Question about buffer size given to erl_receive_msg in erl_connect

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Question about buffer size given to erl_receive_msg in erl_connect

Lukas Rieder
Hello everyone,

I have a question about the bufsize argument in the erl_receive_msg function provided in erl_connect.

I do not quite understand what impact a given bufsize has on the operation of a C-Node.

Is it limiting the amount of data that can be transferred to a C-Node?

Quickly trying some things out, with a buffer size of 1000 chars, I could send messages to the C-Node back and forth, that are way bigger than a 1000 char buffer.
So I suspect the buffer is only a "buffer" and not limiting anything per se.

But what is a good bufsize?
And when does one use erl_xreceive_msg over erl_receive_msg?

I could not find any good examples on the internet on erl_xreceive_msg.
The implementations I found that are using erl_receive_msg all are using a bufsize of 1000.
I would be very happy, for my own understanding, if someone can give me some hints or explanation on making these choices.

Kind regards,


Lukas Rieder

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Re: Question about buffer size given to erl_receive_msg in erl_connect

Jesper Louis Andersen-2
Hi,

In C, a buffer is represented by a pointer. Pointers do not carry size information, and there is no means by which you know where the end-of-buffer is. Hence, it is C-idiomatic to supply another argument, bufsize, indicating the size of the buffer the pointer is pointing at.

If you give a too small bufsize, you are not going to use up the whole buffer. If you give a too large bufsize, you will overwrite data after the buffer in memory. This is wrong and usually leads to program crashes. Also, allocation checkers will detect this for you and warn you that your program is wrong.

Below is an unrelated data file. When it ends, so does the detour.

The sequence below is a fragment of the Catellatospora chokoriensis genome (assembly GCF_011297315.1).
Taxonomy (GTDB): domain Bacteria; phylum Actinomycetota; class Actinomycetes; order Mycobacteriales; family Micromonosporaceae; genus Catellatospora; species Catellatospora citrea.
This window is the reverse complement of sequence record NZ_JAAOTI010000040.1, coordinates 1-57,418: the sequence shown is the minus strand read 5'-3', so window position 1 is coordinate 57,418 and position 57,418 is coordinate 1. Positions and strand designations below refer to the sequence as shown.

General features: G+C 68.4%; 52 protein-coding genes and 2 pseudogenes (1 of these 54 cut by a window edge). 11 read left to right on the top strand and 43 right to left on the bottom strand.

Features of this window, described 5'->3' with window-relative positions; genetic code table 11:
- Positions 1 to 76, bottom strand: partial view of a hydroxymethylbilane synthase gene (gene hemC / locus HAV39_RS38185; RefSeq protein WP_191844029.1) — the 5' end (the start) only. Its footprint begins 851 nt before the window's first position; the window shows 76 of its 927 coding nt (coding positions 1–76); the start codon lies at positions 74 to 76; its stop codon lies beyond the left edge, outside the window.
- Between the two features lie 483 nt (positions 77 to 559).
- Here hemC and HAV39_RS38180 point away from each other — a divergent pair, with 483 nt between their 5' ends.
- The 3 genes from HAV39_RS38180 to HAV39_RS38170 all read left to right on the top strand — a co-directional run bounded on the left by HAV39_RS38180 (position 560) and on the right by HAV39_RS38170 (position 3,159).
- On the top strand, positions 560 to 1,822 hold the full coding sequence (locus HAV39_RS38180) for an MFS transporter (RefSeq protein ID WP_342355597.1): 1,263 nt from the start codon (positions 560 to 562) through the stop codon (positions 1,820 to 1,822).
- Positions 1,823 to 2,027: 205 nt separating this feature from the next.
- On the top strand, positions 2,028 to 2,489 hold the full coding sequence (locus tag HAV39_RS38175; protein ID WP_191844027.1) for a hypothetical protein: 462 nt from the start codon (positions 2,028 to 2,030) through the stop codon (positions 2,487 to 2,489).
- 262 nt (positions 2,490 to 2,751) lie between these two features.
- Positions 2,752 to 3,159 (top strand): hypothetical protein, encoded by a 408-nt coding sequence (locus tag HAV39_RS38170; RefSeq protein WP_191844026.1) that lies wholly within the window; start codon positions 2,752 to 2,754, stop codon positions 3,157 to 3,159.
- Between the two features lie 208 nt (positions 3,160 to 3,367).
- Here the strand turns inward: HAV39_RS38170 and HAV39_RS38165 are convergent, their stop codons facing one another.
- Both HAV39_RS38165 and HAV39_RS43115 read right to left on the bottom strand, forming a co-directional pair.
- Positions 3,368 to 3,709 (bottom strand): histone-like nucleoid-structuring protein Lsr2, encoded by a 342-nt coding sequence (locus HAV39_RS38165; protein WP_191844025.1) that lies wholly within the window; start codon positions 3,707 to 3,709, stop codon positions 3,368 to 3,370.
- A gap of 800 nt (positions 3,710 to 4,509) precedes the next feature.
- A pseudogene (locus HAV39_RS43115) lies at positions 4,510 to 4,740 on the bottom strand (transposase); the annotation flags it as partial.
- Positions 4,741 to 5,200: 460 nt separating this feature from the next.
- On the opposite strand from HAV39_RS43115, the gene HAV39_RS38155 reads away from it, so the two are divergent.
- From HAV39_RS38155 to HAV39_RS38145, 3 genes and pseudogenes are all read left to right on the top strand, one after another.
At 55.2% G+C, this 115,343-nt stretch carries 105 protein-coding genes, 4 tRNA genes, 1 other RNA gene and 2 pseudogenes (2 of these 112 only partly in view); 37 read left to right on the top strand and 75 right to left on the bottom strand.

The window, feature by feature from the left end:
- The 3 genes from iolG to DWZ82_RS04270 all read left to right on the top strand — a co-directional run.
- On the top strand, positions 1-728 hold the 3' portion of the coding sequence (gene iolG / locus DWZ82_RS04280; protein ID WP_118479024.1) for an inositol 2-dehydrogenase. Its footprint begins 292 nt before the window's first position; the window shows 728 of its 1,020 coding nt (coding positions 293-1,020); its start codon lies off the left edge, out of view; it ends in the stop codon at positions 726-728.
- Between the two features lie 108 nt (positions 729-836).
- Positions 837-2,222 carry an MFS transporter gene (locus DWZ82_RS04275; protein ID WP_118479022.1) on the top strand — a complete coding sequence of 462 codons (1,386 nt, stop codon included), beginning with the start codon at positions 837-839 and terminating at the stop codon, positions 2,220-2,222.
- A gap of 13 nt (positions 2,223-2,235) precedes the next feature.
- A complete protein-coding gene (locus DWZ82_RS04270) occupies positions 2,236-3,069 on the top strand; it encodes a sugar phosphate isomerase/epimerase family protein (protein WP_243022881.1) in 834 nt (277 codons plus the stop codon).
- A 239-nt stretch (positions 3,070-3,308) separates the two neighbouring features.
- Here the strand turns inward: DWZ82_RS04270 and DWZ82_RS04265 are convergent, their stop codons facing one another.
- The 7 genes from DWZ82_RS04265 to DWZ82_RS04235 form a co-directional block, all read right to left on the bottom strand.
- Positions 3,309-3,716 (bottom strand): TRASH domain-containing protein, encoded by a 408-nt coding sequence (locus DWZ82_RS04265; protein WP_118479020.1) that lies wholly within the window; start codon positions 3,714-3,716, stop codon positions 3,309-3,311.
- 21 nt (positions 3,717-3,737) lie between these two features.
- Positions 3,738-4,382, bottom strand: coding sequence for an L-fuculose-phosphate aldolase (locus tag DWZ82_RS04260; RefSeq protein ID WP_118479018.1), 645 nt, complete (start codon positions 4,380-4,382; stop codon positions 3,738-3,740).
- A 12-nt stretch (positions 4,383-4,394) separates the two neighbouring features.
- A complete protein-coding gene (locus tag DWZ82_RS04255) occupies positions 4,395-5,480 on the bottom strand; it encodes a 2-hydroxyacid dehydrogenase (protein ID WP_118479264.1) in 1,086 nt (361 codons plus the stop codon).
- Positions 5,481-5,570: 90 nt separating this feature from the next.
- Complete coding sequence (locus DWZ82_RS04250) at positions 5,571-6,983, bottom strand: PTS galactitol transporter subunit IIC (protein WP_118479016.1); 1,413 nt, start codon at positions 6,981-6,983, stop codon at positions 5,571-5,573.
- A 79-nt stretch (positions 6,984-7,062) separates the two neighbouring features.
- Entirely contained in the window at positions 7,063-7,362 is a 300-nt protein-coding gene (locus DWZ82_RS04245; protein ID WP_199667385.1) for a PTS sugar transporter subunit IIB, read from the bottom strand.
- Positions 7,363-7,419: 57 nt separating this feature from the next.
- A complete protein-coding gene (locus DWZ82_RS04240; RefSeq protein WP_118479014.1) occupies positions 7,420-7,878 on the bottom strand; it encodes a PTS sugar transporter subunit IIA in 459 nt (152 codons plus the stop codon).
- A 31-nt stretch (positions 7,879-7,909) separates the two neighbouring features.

If the message does not fit into the buffer, the call will fail and set and error indicating that the message is too large to fit inside the buffer. You could then try to extend the buffer and try again.

The xreceive call assumes the buffer is allocated by malloc. If it doesn't fit, the call will create a buffer large enough for the message and reallocate. This is why the types are different: you supply the addresses of the buffer pointer and the bufsize counter. Hence the call can update the contents of those addresses with the newly formed buffer, should it decide to move them.

The reason both calls exist is because it isn't always the case that the buffer will be allocated by malloc on the heap. You may statically allocate the buffer, or allocate it on the stack, for instance.

On Thu, Aug 31, 2017 at 8:18 PM Lukas Rieder <[hidden email]> wrote:
Hello everyone,

I have a question about the bufsize argument in the erl_receive_msg function provided in erl_connect.

I do not quite understand what impact a given bufsize has on the operation of a C-Node.

Is it limiting the amount of data that can be transferred to a C-Node?

Quickly trying some things out, with a buffer size of 1000 chars, I could send messages to the C-Node back and forth, that are way bigger than a 1000 char buffer.
So I suspect the buffer is only a "buffer" and not limiting anything per se.

But what is a good bufsize?
And when does one use erl_xreceive_msg over erl_receive_msg?

I could not find any good examples on the internet on erl_xreceive_msg.
The implementations I found that are using erl_receive_msg all are using a bufsize of 1000.
I would be very happy, for my own understanding, if someone can give me some hints or explanation on making these choices.

Kind regards,


Lukas Rieder
_______________________________________________
erlang-questions mailing list
[hidden email]
http://erlang.org/mailman/listinfo/erlang-questions

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[hidden email]
http://erlang.org/mailman/listinfo/erlang-questions